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Where is the Excitement about the Future of the Legal Market?

Every day I read about big and exciting changes in industry.  On Monday, the New York Times reported on the huge impact graphene could have in electronics and other industries, Forbes on the first artificial red blood cells that may go into production.

Change happens even in old line industries. For example, also in the Times Monday: Leaner and More Efficient, British Printers Push Forward in Digital Age.

You can read such articles regularly. Homes and appliances gain intelligence. Cars will drive themselves. We have new sources of energy. Medical devices will transform diabetes care. New categories of beverages explode in popularity.

Does the legal market offer the equivalent excitement? I don’t see it in the large law firm market. I do see it in legal tech start-ups (also today, see All rise: The era of legal startups is now in session in VentureBeat). 

The legal market could use even a small bit of such excitement. That would take R&D. And customers who appreciate changes that improve service and product. Legal tech start-ups in effect, are the R&D for our industry. But the results of R&D need an audience.

BTI reported last week that on average, only two law firms earn “primary status” at clients. Those two capture 40-50% of the client’s legal budget. How often do these clients switch firms because a competitor offers the proverbial better mousetrap?

If I’m right, a dearth of R&D and the stickiness of existing relationships provides little impetus for innovation and change. Please comment – tell me I’m wrong and why.

  1. Adam Ziegler

    Your point about the contrast between legal startup mania and the law firm doldrums is a great one. I’ve now lived and worked in both worlds, and I’m tremendously excited about the future. While lawyers are mostly sitting on the sidelines for now, I think lawyers should — and eventually will — seize this opportunity to remake the legal industry rather than cede it to people who know close to nothing about the world they’re so eager to upend. Instead of fear-mongering and snark-spewing, lawyers should be leading the charge, and in the right direction. We should be the ones building smart, responsible solutions to the undeniable problems around us. I’m optimistic that’s where we’ll end up.

  2. Catherine Bamford

    I was suprised to read this. Jordan is right, there is a lot of excitement about the changes to the legal market here in the UK.

    I am a legal knowledge engineer for a large firm and absolutely love my job, as do the rest of my team. We really are excited and inspired to be working in this field at a time when we are changing the traditional legal model forever.

    Clients are now asking firms to offer innovative solutions, alternative fee structures and greater efficiency in their requests for pitches. I’m sure the excitement in the US will ramp up very soon as clients catch on to the savings to be made to their legal spend and the better service clients in the UK are now getting from their panel firms.

  3. Catherine Alman MacDonagh

    Perhaps the excitement will emerge when we cease using the term non-lawyer and so-called alternative business structures (you know, law firms run like businesses by business people who might happen to be lawyers rather than the other way around) make their way to the US. It’s overdue.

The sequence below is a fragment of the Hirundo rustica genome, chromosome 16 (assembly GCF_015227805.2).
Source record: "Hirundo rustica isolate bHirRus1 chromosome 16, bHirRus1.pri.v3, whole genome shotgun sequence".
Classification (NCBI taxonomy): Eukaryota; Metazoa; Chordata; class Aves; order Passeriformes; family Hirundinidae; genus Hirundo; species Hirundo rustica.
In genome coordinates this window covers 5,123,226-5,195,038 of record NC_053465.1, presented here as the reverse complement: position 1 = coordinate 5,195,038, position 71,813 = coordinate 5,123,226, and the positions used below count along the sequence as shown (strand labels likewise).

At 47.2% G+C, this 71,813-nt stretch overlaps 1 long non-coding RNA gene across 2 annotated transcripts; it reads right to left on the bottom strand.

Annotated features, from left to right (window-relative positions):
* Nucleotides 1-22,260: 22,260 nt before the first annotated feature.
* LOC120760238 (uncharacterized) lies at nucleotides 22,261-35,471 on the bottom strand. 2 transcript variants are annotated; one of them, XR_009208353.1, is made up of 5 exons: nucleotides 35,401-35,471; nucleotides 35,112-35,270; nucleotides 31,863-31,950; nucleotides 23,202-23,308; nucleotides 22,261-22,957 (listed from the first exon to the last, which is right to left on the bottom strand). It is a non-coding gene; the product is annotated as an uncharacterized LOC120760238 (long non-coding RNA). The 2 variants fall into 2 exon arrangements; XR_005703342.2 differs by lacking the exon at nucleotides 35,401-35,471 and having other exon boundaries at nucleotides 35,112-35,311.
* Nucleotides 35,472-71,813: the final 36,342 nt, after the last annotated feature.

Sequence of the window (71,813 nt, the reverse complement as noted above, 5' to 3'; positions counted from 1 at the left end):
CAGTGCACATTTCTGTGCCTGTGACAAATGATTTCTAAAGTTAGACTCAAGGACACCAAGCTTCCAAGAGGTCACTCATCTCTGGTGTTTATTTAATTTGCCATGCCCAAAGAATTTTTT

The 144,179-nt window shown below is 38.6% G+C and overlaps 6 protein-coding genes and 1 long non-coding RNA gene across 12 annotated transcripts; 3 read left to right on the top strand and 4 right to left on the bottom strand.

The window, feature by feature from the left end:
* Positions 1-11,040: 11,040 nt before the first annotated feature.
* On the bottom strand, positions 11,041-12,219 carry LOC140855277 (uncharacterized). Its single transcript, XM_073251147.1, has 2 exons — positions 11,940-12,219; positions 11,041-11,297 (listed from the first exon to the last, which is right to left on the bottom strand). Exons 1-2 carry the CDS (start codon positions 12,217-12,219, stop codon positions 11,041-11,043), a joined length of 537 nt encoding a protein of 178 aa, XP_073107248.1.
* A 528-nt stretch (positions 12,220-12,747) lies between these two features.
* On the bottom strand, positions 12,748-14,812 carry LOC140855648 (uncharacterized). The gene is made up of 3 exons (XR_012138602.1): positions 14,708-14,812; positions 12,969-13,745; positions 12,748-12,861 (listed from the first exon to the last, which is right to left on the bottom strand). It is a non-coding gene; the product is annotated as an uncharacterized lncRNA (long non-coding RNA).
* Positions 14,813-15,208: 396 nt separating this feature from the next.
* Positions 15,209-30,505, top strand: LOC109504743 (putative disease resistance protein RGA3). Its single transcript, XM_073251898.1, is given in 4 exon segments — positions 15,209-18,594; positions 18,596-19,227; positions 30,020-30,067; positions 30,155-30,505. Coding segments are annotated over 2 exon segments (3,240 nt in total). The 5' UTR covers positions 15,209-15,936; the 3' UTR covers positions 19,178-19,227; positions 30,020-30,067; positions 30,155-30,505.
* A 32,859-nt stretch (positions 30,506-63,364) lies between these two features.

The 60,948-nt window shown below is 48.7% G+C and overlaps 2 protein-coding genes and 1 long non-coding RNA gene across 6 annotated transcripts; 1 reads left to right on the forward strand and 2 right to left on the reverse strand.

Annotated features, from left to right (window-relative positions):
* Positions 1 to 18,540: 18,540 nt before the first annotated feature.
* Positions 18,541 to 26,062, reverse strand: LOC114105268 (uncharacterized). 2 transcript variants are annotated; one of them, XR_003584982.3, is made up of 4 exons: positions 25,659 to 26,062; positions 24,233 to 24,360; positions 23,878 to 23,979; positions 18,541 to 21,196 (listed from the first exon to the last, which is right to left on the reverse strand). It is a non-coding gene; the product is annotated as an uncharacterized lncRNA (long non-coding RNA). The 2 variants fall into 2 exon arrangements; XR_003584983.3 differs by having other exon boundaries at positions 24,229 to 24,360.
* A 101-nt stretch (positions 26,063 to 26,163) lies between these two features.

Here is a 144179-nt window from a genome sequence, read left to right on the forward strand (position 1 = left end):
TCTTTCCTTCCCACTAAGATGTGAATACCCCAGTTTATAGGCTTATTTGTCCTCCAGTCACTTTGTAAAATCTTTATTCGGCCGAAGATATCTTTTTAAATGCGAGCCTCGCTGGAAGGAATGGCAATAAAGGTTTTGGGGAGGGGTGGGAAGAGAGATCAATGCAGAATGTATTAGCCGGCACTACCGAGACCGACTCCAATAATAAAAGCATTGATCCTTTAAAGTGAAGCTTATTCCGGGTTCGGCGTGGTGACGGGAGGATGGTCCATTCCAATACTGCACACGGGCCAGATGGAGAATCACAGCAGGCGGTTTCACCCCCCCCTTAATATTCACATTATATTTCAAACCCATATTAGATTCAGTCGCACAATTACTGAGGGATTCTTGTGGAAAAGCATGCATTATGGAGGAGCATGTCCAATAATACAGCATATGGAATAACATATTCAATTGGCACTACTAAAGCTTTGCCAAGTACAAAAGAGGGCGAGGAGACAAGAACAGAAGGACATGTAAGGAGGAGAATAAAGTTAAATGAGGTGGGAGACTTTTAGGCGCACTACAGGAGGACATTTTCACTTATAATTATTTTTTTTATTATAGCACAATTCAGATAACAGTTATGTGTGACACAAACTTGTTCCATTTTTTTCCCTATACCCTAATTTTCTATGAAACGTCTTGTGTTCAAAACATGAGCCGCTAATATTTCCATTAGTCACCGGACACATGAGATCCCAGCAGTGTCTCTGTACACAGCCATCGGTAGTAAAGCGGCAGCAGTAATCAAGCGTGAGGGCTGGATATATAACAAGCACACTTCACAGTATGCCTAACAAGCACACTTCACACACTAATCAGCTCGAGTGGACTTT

4. Jordan Furlong

    There’s no shortage of excitement in the British legal market — not a surprising result when the government explicitly places a consumer-first directive on the legal sector and lifts the lawyer monopoly on law firm ownership. When that kind of development reaches North America, I imagine we won’t lack for excitement either.

  5. John Kuttler

    Ron – The legal industry just isn’t sexy, like self-driving cars or graphene. It doesn’t capture the imagination. However, there are some exciting things happening. You can argue that IntApp is doing some innovative things and IntApp has acquired first DTE and now The Frayman Group, which could lead to further innovations. Not on the same scale as self-driving cars, however.

  6. michael simon

    Ron,

    I think you are on to something. But I also think you are not necessarily far ENOUGH onto to something.

    OK, now that I got that dramatic entrance out of the way, let me explain. . . Yes, law firms (with a very few exceptions) do not engage in R&D. But is that the root cause? I can’t be – the fact that law firms do not engage in R&D is not sui generis (I hope I use that correctly . . .) – there has to be some underlying cause for that, particularly since a very few actually do so.

    Yet, we know that cause. Indeed you have written extensively on this – and hence, maybe all I am doing is serving as your foil here (which is fine with me, as I’ve played worse roles in life). The current law firm structure, of a private partnership, along with the fact that so many at the top of the law firm hierarchy now naturally and understandably have short-term viewpoints, makes it pointless to expect long-term investments on a market-wide basis. The incentives for this sort of change simply are not there with the current structure and situation.

    Will it change? Yes. How will it change? Honestly, who can say? Change is inescapable – and some point it simply will happen to the big law firms too. Whether they are in front of that change or behind the curve (or crumbling under it) remains to be seen. I’m not Susskind (and I don’t even play him on TV) so I am going to leave that sort of big question to those like him.

    - Mike Simon
    Ronin and Co-Founder,
    Seventh Samurai
    eDiscovery Expert Consulting